Formal language of Rite I reflects a more distant God
Link to Rite I:Book of Common Prayer – Rite One
Link to Rite II:Book of Common Prayer – Rite Two
In the 1979 revision of the American Book of Common Prayer (BCP), we compromised between our grand tradition of formal language that goes back to the first prayer book and the King James Bible and that has defined English as a language. The 1979 BCP provides liturgies in the contemporary language of American Modern English (Rite II) and keeps the earlier Rite I (still with reforms) with a more classical grammar and syntax. Rite I sounds traditional and Rite II sounds current. The deeper reforms are less evident to the ear.
Our prayer book continues to be the arbitrator of theology and prayer and language, and the 1979 prayer book represents a profound shift in our thinking as well as our grammar. The theology is profoundly shaped by the liturgical studies of the 20th century and their careful attention to early church practices. These sources also shaped reforms in many mainline and continental churches, including the Roman Catholic Vatican II in the late sixties. The reforms centered around baptism as full entry into the life of the church and the Eucharist as centered in both the historical meals of Jesus’s ministry and the seder and passover of his Israelite faith.
The study of the Eucharist, Lord’s Supper, mass, or communion has profoundly changed the organizing metaphor at the center of our worship. There was a time not so long ago when coming to church meant coming to the border of heaven where the Holy God was just over there, past the priest, and we were gathered with him for Him on the border of the Holy. The proper response to that holiness was silence, reverence, awe. You would never receive Communion unworthily.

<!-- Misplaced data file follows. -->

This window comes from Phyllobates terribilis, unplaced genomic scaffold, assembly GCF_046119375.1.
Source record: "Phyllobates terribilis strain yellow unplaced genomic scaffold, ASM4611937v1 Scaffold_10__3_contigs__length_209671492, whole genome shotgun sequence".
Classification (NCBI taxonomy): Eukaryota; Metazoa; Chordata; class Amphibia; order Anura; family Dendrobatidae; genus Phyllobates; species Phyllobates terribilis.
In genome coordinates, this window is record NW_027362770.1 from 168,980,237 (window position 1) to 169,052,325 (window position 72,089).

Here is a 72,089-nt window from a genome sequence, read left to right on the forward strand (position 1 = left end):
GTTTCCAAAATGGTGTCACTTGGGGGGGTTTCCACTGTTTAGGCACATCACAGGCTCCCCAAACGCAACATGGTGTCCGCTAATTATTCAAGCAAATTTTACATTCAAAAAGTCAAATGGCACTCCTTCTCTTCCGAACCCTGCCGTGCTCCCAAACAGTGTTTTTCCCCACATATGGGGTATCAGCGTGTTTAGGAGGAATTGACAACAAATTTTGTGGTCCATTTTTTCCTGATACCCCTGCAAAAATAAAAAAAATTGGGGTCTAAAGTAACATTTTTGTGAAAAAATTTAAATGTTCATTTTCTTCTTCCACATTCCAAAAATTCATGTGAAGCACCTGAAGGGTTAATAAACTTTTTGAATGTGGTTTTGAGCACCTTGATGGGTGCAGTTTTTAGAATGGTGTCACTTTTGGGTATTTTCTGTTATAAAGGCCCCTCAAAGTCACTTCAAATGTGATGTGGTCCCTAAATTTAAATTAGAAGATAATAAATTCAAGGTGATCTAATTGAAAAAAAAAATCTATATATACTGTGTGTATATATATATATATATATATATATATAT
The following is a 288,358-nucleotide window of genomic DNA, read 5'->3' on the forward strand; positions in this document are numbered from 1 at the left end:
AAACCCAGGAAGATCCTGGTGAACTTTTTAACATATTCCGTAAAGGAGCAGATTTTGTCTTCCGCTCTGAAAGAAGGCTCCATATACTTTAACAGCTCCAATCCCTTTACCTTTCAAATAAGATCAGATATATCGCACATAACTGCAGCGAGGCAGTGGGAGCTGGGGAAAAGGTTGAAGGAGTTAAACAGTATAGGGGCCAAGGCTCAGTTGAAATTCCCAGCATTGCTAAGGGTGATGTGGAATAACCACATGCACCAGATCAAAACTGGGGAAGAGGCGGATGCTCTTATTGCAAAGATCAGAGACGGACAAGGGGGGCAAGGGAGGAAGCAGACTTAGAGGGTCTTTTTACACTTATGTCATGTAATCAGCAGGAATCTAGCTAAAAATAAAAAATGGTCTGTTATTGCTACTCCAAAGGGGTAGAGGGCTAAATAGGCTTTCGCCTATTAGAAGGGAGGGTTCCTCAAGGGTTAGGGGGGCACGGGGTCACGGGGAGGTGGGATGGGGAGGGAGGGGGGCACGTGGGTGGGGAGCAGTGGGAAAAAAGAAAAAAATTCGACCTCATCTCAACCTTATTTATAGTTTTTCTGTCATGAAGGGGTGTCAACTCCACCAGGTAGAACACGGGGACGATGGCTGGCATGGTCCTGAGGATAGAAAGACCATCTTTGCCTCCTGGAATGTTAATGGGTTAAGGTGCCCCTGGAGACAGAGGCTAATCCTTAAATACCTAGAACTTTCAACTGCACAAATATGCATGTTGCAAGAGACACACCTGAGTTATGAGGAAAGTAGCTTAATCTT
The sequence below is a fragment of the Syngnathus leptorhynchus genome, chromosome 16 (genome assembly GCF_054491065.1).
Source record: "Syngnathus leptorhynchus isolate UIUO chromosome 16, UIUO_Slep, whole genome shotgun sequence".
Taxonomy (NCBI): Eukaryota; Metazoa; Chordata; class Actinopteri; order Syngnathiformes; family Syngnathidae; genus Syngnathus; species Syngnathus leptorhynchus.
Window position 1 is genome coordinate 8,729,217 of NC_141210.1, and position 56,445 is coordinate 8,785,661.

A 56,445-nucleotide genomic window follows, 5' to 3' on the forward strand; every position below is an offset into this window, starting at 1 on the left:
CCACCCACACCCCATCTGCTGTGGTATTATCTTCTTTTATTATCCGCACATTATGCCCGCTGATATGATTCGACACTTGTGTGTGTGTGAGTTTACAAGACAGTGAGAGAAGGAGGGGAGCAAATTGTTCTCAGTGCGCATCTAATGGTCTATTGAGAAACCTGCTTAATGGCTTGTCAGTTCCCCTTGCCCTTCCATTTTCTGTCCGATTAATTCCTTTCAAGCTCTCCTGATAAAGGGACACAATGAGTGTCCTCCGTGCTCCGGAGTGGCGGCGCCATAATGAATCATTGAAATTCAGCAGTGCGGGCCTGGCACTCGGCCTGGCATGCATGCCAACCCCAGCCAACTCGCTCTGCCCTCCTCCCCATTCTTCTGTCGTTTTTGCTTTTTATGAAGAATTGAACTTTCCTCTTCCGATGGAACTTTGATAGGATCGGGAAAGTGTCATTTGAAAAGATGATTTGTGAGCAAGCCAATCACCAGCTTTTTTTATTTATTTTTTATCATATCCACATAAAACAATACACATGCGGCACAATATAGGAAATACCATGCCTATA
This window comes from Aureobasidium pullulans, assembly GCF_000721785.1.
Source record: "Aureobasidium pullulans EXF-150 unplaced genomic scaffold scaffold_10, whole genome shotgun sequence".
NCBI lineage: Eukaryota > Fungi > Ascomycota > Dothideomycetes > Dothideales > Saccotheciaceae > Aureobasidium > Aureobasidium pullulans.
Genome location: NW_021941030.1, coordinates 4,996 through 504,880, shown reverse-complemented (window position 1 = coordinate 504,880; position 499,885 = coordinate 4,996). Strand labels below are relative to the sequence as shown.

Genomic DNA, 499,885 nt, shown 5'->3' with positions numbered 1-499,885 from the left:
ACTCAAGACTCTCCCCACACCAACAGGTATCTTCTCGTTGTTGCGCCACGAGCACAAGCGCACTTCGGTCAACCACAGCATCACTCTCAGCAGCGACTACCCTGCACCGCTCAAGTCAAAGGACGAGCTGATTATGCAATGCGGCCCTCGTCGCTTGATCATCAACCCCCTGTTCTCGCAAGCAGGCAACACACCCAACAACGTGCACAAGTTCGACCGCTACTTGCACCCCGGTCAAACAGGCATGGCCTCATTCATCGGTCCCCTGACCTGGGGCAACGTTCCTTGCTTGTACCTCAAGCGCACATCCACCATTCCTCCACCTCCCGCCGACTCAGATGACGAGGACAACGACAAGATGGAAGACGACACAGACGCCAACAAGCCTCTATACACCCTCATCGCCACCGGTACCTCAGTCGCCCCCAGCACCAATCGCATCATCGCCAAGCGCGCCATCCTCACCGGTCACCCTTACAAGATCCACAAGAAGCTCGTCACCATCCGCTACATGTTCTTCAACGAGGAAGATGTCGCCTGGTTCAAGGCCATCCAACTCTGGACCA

As we have set the service of worship in the context of Jesus’s meals with Pharisees and tax collectors, prostitutes and disciples, our central image at the heart of our worship has profoundly changed.
We now understand ourselves as gathering at the table with Jesus and his disciples and everyone else, including the clergy. We are all here to hear the story of our salvation and celebrate in this meal of inclusion. Here we see God’s grace enacted in history and in hope of the meals foretold by the prophet Isaiah. We are a family, God’s royal priesthood, gathered from the four corners by the winds of the Holy Spirit. We are made one in the body of Christ. The proper response is welcome, checking in with each other, joy, companionship, and celebration. No one receives such grace worthily. It is unimaginable that we would exclude anyone.
Rite I preserves the first image for many, and Rite II gives language to the second image. Our worship is profoundly changed, far beyond the word choices and tweaks from “understandeth” to “understood.”
Some grieve the loss of reverence, awe, and silence of Rite I. Others celebrate worshiping with joy and sharing God’s love using Rite II. It is important to hold both with tender hands of compassion. We are called to be God’s family, but holiness is a clear part of that call. We cannot love others if we are not trustworthy, shaped by a holiness of life that will allow for open hands and clear consciences.
Our worship at Grace Church, based on Rite II, seeks to balance the formality of the liturgy and traditional vestments (robes and fabrics) with the joy, celebration and familiarity of family and friends who know Jesus’ power and resurrection. Come discover with us the reverence and relevance of our old faith made constantly new.